In still other embodiments, the invention is used possibly outside of a printer workflow. This method can be thus applied inside, for example, a color correction software module.

In the case of color correction software there are two workflows that are described.

In a first example, shown in FIG. 3, color correction software starts with or operates on color image data in step 310. That data can be in the form of a contone image or color patch values. Generally, this initial data is not in the color space in which we intend to apply the total ink method, such as for example the printer CMYK color space.

Next, in step 312, color correction software converts the color data from the initial color space to the color space in which compensation is to occur.

Then, the color correction software applies the total ink limitation method to restrict the total ink to a specific value in step 314. Specifically, the total ink compensation modifies the image data, in the compensation color space, to limit colorants applied to the media based on a total ink constraint while providing a one-to-one mapping between each possible input image data value and each possible compensated image data value to thereby produce compensated image data. This compensated image data is then typically passed to a print device in which the image is rendered.

A second example, shown in FIG. 4, is used when the color correction software needs to convert color data already in the target color space and to a second color space. This situation arises, for example in soft-proofing, where it is the goal to show on the screen how the print will look. Thus, the second color space would typically be a computer monitor RGB color space.

Here, the compensated color data is received in step 410. These are data on which the total ink constraints have been previously applied. Further, the color space is typically the color space of the printer.

The color correction software then applies the inverse of the total ink method in step 412. This inverse exists because of the way the total ink method is defined. Specifically, since there is a one-to-one, loss-less, mapping between each possible input image data value and each possible compensated image data value, applying the inverse returns the original data without loss of information.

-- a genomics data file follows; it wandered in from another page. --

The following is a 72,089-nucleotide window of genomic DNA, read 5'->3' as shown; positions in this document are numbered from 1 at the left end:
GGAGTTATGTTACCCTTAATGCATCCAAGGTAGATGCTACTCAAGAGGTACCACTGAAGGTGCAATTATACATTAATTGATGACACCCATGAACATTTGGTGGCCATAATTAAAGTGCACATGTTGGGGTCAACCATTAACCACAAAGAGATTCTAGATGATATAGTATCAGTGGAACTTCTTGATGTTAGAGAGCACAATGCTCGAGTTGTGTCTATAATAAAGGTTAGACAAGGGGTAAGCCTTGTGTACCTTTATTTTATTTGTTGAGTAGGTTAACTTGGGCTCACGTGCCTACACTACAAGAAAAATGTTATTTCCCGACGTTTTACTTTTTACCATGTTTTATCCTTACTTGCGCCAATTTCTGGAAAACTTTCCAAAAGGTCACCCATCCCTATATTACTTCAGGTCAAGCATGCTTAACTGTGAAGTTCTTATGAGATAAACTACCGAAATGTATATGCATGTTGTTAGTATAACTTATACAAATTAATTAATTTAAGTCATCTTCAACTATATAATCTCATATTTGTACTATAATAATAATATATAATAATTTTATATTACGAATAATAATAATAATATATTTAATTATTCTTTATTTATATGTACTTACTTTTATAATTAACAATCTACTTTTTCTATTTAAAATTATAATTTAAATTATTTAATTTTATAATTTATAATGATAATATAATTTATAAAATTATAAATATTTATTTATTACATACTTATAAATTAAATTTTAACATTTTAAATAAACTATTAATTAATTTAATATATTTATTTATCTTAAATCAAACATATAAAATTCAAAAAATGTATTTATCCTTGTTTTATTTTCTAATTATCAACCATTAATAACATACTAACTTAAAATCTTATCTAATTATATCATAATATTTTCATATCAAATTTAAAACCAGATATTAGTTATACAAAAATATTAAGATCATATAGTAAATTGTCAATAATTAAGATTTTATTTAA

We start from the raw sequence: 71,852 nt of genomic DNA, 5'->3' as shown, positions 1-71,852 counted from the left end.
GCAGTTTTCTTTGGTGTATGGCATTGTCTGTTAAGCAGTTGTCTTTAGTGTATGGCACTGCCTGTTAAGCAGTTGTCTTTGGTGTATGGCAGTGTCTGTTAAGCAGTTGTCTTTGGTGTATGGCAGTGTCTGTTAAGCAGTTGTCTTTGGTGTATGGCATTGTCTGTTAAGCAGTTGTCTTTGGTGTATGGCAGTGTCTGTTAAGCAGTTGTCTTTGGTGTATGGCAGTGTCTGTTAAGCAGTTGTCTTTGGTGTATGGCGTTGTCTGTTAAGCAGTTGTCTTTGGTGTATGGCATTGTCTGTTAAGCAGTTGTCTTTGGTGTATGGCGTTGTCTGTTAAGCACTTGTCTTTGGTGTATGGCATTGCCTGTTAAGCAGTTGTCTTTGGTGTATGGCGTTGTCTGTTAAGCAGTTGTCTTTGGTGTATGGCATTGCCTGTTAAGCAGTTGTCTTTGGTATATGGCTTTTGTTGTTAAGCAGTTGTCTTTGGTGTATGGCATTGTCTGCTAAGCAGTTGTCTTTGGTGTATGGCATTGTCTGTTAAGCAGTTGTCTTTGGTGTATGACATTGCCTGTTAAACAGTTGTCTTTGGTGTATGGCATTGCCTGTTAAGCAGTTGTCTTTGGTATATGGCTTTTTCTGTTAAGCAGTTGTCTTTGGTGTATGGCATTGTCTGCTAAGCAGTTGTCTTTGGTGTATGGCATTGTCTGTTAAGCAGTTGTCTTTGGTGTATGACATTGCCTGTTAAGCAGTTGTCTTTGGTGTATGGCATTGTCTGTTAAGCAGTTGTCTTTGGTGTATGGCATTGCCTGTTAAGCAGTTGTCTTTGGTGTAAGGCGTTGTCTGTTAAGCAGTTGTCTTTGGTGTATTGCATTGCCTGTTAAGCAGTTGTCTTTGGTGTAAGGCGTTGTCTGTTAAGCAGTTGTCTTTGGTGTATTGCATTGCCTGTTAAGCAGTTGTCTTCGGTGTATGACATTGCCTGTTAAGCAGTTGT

Lastly, the color correction software converts from the printer color space to the other color space, such as the monitor color space in step 414.

In this way, the inventive method is used to limit for example the total ink usage in the printing of the image already in the target color space. However, the effect of the total ink method is also undone, to enable monitoring of the rendition process on devices that do not require application of a total ink constraint.

While this invention has been particularly shown and described with references to preferred embodiments thereof, it will be understood by those skilled in the art that various changes in form and details may be made therein without departing from the scope of the invention encompassed by the appended claims.

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Referenced by
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US7777926 *Feb 13, 2006Aug 17, 2010Fuji Xerox Co., Ltd.Image processing apparatus and method
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Classifications
U.S. Classification347/43, 347/15
International ClassificationB41J5/30, B41J2/21, B41J2/205, H04N1/60, H04N1/52, G03G15/01, B41J2/01
Cooperative ClassificationH04N1/52, H04N1/6022, H04N1/6097, H04N1/6025, H04N1/60
European ClassificationH04N1/60T, H04N1/52, H04N1/60D3B, H04N1/60, H04N1/60D3